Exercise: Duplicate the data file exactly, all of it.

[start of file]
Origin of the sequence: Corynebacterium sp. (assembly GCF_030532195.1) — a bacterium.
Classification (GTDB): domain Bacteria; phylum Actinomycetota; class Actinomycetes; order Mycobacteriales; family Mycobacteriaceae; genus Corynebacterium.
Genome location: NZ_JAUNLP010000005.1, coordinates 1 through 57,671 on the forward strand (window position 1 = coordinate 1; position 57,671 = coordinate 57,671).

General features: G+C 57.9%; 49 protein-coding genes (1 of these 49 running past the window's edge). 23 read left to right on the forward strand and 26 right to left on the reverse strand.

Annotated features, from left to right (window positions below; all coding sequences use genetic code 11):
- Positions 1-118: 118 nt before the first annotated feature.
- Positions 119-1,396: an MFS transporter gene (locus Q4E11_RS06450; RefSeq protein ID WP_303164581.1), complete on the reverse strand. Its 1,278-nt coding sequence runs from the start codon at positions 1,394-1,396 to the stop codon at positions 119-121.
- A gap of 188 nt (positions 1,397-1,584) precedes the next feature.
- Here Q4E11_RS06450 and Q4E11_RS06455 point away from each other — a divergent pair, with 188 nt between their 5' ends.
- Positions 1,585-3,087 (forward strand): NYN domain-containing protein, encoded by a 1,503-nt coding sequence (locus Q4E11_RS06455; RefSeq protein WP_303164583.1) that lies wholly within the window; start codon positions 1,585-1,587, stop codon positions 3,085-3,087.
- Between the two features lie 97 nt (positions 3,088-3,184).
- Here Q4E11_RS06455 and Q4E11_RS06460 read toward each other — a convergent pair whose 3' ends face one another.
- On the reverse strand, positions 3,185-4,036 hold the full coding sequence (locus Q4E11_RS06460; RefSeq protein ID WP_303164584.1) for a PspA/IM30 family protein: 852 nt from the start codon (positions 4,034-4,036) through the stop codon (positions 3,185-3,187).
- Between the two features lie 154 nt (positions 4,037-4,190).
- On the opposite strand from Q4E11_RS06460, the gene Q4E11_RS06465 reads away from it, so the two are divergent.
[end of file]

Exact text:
Origin of the sequence: Corynebacterium sp. (assembly GCF_030532195.1) — a bacterium.
Classification (GTDB): domain Bacteria; phylum Actinomycetota; class Actinomycetes; order Mycobacteriales; family Mycobacteriaceae; genus Corynebacterium.
Genome location: NZ_JAUNLP010000005.1, coordinates 1 through 57,671 on the forward strand (window position 1 = coordinate 1; position 57,671 = coordinate 57,671).

General features: G+C 57.9%; 49 protein-coding genes (1 of these 49 running past the window's edge). 23 read left to right on the forward strand and 26 right to left on the reverse strand.

Annotated features, from left to right (window positions below; all coding sequences use genetic code 11):
- Positions 1-118: 118 nt before the first annotated feature.
- Positions 119-1,396: an MFS transporter gene (locus Q4E11_RS06450; RefSeq protein ID WP_303164581.1), complete on the reverse strand. Its 1,278-nt coding sequence runs from the start codon at positions 1,394-1,396 to the stop codon at positions 119-121.
- A gap of 188 nt (positions 1,397-1,584) precedes the next feature.
- Here Q4E11_RS06450 and Q4E11_RS06455 point away from each other — a divergent pair, with 188 nt between their 5' ends.
- Positions 1,585-3,087 (forward strand): NYN domain-containing protein, encoded by a 1,503-nt coding sequence (locus Q4E11_RS06455; RefSeq protein WP_303164583.1) that lies wholly within the window; start codon positions 1,585-1,587, stop codon positions 3,085-3,087.
- Between the two features lie 97 nt (positions 3,088-3,184).
- Here Q4E11_RS06455 and Q4E11_RS06460 read toward each other — a convergent pair whose 3' ends face one another.
- On the reverse strand, positions 3,185-4,036 hold the full coding sequence (locus Q4E11_RS06460; RefSeq protein ID WP_303164584.1) for a PspA/IM30 family protein: 852 nt from the start codon (positions 4,034-4,036) through the stop codon (positions 3,185-3,187).
- Between the two features lie 154 nt (positions 4,037-4,190).
- On the opposite strand from Q4E11_RS06460, the gene Q4E11_RS06465 reads away from it, so the two are divergent.